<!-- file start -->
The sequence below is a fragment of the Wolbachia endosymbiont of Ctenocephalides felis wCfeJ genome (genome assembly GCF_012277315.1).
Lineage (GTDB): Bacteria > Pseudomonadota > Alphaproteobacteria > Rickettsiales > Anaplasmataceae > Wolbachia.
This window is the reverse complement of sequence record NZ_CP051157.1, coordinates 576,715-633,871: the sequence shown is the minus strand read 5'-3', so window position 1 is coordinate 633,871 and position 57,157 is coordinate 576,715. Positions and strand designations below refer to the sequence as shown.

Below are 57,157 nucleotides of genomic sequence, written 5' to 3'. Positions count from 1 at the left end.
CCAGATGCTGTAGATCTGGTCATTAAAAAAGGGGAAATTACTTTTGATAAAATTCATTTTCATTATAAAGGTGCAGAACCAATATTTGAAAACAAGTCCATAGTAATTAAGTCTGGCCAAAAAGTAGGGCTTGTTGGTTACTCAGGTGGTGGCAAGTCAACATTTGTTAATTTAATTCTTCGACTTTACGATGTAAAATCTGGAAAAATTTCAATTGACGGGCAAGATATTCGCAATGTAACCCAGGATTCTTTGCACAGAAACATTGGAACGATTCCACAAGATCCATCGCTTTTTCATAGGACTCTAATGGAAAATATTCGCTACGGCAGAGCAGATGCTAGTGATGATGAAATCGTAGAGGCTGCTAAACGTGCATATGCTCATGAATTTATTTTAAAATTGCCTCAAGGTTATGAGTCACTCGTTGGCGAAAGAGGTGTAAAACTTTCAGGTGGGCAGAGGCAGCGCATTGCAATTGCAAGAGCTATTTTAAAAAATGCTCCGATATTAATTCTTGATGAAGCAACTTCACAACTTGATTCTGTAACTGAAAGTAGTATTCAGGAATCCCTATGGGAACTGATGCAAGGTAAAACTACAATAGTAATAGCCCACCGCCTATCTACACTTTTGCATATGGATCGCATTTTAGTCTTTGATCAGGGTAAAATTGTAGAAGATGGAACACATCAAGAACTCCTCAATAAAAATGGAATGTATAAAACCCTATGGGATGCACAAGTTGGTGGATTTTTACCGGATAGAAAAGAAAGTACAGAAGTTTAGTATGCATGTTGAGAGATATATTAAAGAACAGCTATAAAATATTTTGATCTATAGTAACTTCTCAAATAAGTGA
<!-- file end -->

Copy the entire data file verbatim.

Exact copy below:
The sequence below is a fragment of the Wolbachia endosymbiont of Ctenocephalides felis wCfeJ genome (genome assembly GCF_012277315.1).
Lineage (GTDB): Bacteria > Pseudomonadota > Alphaproteobacteria > Rickettsiales > Anaplasmataceae > Wolbachia.
This window is the reverse complement of sequence record NZ_CP051157.1, coordinates 576,715-633,871: the sequence shown is the minus strand read 5'-3', so window position 1 is coordinate 633,871 and position 57,157 is coordinate 576,715. Positions and strand designations below refer to the sequence as shown.

Below are 57,157 nucleotides of genomic sequence, written 5' to 3'. Positions count from 1 at the left end.
CCAGATGCTGTAGATCTGGTCATTAAAAAAGGGGAAATTACTTTTGATAAAATTCATTTTCATTATAAAGGTGCAGAACCAATATTTGAAAACAAGTCCATAGTAATTAAGTCTGGCCAAAAAGTAGGGCTTGTTGGTTACTCAGGTGGTGGCAAGTCAACATTTGTTAATTTAATTCTTCGACTTTACGATGTAAAATCTGGAAAAATTTCAATTGACGGGCAAGATATTCGCAATGTAACCCAGGATTCTTTGCACAGAAACATTGGAACGATTCCACAAGATCCATCGCTTTTTCATAGGACTCTAATGGAAAATATTCGCTACGGCAGAGCAGATGCTAGTGATGATGAAATCGTAGAGGCTGCTAAACGTGCATATGCTCATGAATTTATTTTAAAATTGCCTCAAGGTTATGAGTCACTCGTTGGCGAAAGAGGTGTAAAACTTTCAGGTGGGCAGAGGCAGCGCATTGCAATTGCAAGAGCTATTTTAAAAAATGCTCCGATATTAATTCTTGATGAAGCAACTTCACAACTTGATTCTGTAACTGAAAGTAGTATTCAGGAATCCCTATGGGAACTGATGCAAGGTAAAACTACAATAGTAATAGCCCACCGCCTATCTACACTTTTGCATATGGATCGCATTTTAGTCTTTGATCAGGGTAAAATTGTAGAAGATGGAACACATCAAGAACTCCTCAATAAAAATGGAATGTATAAAACCCTATGGGATGCACAAGTTGGTGGATTTTTACCGGATAGAAAAGAAAGTACAGAAGTTTAGTATGCATGTTGAGAGATATATTAAAGAACAGCTATAAAATATTTTGATCTATAGTAACTTCTCAAATAAGTGA